From the mid-1960s up through the early Eighties it was standard in the music business to release a lead single, or even two, from “baby bands” to North American radio stations in order to generate some interest at retail record stores, as well as to gauge how many copies to press. In June 1972 when my opportunity knocked to move from middle-of-the-road AM pop radio to free-form progressive FM, precious few of the pop playlist songs (Tony Orlando and Dawn,Helen Reddy,Anne Murray, Bread, the Carpenters ) crossed over with me. Two which did were by this new band called Steely Dan. At that time I had no knowledge that the band’s name came from a dildo which William Burroughs had personified in Naked Lunch, nor did I realize that their debut album’s title Can’t Buy a Thrill had been lifted lock, stock, and Zimmerman from Bob Dylan’s “It Takes a Lot to Laugh, It Takes a Train to Cry” off of Highway 61 Revisited. What was obvious, though, was that the two initial singles from Can’t Buy a Thrill, “Do It Again” and “Reelin’ in the Years”, were some of the most inventive pop/rock to liven up Top 40 playlists in years, and the subsequent Steely Dan debut in October 1972 declared this baby band full term on delivery.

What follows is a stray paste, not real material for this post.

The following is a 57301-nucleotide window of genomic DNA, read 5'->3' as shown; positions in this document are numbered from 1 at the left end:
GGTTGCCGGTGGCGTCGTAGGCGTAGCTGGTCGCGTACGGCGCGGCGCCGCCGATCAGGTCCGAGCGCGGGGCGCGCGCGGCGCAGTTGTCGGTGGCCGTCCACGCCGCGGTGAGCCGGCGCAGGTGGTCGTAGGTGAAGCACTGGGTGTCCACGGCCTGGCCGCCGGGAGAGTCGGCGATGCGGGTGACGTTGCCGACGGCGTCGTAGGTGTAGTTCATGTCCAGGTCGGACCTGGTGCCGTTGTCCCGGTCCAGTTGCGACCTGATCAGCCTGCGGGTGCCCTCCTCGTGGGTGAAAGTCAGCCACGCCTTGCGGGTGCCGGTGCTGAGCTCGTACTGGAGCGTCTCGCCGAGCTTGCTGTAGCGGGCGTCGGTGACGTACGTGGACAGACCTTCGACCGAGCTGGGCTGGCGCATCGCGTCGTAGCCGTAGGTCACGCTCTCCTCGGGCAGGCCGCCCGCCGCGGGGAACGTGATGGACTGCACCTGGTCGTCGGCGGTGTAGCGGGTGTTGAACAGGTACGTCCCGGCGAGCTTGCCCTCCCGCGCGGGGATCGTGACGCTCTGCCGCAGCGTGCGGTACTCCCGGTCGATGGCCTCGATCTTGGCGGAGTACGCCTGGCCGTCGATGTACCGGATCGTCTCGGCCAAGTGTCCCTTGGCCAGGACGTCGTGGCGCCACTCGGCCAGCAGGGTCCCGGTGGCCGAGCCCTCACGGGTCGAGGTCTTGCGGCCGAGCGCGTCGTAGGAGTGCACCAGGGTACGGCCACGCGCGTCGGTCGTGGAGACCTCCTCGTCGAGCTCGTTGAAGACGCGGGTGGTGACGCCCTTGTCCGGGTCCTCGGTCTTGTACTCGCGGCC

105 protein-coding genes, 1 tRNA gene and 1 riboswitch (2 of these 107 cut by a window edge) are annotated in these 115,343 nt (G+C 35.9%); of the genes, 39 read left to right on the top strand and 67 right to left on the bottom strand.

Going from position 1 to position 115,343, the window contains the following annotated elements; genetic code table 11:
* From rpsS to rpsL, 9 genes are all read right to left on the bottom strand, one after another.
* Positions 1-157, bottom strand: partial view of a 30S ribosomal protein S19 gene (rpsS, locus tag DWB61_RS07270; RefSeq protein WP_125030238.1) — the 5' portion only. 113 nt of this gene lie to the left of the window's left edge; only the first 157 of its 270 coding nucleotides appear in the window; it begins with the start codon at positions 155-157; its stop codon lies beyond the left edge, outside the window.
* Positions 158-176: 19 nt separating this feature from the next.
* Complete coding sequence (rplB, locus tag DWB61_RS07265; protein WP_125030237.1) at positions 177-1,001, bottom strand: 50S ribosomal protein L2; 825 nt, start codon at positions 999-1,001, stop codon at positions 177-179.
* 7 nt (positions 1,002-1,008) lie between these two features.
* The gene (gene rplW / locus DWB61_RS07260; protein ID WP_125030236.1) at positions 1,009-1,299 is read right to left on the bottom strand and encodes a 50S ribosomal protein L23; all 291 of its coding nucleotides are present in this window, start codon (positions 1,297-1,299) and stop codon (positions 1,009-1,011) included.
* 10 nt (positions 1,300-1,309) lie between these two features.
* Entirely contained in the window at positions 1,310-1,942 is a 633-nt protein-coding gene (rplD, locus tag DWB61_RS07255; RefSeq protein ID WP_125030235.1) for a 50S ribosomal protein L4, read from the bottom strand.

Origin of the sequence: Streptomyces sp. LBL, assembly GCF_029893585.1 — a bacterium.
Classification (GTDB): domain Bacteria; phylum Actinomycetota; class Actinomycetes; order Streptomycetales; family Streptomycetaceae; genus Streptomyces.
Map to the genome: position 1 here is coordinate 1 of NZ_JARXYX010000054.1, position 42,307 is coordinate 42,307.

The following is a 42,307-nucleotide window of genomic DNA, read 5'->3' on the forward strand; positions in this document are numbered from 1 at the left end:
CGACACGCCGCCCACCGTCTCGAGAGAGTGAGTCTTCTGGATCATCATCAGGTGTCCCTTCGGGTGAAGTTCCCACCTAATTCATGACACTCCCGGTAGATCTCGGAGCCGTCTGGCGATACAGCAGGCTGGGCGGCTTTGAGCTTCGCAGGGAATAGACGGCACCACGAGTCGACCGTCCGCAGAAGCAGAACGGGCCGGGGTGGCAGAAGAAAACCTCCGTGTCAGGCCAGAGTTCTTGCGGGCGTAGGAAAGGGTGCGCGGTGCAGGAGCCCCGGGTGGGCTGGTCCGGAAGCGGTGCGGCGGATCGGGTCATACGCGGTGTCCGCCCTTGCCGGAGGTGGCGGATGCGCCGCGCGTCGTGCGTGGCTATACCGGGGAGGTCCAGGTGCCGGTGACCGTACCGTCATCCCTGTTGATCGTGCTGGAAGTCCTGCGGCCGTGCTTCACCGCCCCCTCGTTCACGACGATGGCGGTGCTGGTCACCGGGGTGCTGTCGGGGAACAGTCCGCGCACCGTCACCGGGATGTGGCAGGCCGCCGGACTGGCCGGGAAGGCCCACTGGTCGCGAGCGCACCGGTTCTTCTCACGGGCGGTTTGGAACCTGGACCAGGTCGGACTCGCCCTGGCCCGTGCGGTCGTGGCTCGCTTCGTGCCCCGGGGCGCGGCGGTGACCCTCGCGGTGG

Bringing the songs of New York college buddies Donald Fagen and Walter Becker to life included guitarists Denny Dias and Jeff “Skunk” Baxter, plus singer David Palmer and singing drummer Jim Hodder on album tracks “Dirty Work” and “Midnight Cruiser”, respectively, but it was the distinctive vocals of stage-shy Donald Fagen on the hits “Do It Again” (Billboard #6) and “Reelin’ in the Years” (Billboard #11), plus the tasty jazz-inflected “Fire in the Hole” that quickly settled the Steely Dan “quarterback controversy” after just the first album, which Rolling Stone magazine ranks at #238 on their “Top 500 Albums of All Time”. –Redbeard